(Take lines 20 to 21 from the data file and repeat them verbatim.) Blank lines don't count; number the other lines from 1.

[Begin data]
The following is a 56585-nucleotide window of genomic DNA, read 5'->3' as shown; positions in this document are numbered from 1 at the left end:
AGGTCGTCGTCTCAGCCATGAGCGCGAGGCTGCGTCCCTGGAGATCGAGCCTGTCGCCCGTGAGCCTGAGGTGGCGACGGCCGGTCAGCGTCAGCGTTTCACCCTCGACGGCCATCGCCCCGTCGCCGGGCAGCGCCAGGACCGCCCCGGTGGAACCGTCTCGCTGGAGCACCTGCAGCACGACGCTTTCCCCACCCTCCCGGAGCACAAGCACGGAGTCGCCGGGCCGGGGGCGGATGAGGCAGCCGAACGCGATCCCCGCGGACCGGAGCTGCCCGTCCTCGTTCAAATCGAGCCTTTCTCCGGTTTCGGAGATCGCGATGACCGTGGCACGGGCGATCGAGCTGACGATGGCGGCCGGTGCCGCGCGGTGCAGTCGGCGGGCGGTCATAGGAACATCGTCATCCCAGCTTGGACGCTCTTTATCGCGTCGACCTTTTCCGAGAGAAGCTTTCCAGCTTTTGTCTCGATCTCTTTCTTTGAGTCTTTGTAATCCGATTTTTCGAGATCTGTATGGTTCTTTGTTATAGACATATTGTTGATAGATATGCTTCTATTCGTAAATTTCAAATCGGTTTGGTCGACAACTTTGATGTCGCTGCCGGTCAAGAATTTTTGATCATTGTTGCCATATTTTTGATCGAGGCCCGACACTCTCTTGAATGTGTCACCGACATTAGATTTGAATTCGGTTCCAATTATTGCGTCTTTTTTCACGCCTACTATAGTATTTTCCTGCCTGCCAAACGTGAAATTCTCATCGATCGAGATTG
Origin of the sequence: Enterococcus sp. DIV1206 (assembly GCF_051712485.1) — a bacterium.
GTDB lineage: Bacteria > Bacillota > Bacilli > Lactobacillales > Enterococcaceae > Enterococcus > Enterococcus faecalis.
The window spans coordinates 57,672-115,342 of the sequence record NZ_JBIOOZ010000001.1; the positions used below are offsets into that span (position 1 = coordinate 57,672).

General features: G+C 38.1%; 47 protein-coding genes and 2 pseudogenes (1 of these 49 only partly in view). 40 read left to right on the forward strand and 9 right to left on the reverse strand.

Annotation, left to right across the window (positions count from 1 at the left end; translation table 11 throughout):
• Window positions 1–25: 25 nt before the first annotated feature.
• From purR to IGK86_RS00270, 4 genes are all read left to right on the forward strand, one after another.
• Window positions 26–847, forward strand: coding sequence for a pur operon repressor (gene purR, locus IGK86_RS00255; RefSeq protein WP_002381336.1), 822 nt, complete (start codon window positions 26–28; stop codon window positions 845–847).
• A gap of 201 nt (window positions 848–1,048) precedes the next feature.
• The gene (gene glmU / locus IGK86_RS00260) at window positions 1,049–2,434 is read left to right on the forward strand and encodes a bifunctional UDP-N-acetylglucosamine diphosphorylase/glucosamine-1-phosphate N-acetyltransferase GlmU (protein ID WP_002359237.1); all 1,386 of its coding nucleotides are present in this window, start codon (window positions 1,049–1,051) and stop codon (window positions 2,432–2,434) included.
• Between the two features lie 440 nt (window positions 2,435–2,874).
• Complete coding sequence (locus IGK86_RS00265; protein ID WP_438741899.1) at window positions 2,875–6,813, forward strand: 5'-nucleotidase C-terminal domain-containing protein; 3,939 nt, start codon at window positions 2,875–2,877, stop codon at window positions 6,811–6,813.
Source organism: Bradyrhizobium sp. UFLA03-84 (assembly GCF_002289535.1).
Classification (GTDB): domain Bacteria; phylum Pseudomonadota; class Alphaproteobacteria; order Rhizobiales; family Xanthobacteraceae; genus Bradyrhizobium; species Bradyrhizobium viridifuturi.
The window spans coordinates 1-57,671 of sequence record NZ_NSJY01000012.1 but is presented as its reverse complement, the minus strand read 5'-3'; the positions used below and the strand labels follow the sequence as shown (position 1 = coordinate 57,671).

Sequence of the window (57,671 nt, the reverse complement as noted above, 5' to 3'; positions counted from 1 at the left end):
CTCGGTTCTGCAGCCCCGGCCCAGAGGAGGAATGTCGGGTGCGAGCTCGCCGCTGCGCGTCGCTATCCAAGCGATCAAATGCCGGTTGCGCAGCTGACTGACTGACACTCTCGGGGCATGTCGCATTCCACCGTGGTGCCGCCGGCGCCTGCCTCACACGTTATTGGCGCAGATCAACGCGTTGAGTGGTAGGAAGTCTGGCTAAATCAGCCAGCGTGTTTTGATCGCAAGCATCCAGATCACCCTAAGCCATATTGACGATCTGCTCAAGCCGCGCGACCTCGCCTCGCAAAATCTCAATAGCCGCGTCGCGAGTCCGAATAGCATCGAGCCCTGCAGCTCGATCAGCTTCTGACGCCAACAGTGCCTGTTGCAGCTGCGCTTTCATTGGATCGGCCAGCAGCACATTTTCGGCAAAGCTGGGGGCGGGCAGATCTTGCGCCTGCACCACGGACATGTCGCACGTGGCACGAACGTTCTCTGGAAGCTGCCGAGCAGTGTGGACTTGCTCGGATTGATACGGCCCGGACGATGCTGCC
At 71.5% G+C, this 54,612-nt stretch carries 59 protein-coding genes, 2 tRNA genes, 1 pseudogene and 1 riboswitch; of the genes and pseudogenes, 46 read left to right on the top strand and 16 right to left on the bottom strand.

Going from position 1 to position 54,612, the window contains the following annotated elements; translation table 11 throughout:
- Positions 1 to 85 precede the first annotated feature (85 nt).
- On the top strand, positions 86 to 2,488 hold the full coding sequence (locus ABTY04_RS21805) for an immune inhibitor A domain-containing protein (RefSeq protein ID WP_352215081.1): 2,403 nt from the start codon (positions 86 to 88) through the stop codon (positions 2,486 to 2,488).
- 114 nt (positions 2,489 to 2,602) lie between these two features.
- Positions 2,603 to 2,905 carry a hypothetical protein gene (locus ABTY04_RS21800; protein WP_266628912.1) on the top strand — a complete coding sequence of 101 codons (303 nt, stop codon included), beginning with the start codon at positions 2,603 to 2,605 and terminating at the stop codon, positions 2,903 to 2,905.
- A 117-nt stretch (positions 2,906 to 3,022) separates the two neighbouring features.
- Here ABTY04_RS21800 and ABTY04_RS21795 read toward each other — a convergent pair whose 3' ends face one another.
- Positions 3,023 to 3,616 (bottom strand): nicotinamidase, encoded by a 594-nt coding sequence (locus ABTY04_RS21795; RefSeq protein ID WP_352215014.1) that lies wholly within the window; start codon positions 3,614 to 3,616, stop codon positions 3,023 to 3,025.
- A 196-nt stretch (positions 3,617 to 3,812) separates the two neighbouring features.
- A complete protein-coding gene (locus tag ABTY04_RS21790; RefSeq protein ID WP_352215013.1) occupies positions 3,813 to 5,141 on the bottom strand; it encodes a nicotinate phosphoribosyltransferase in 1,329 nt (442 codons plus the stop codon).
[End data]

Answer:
At 71.5% G+C, this 54,612-nt stretch carries 59 protein-coding genes, 2 tRNA genes, 1 pseudogene and 1 riboswitch; of the genes and pseudogenes, 46 read left to right on the top strand and 16 right to left on the bottom strand.

Going from position 1 to position 54,612, the window contains the following annotated elements; translation table 11 throughout: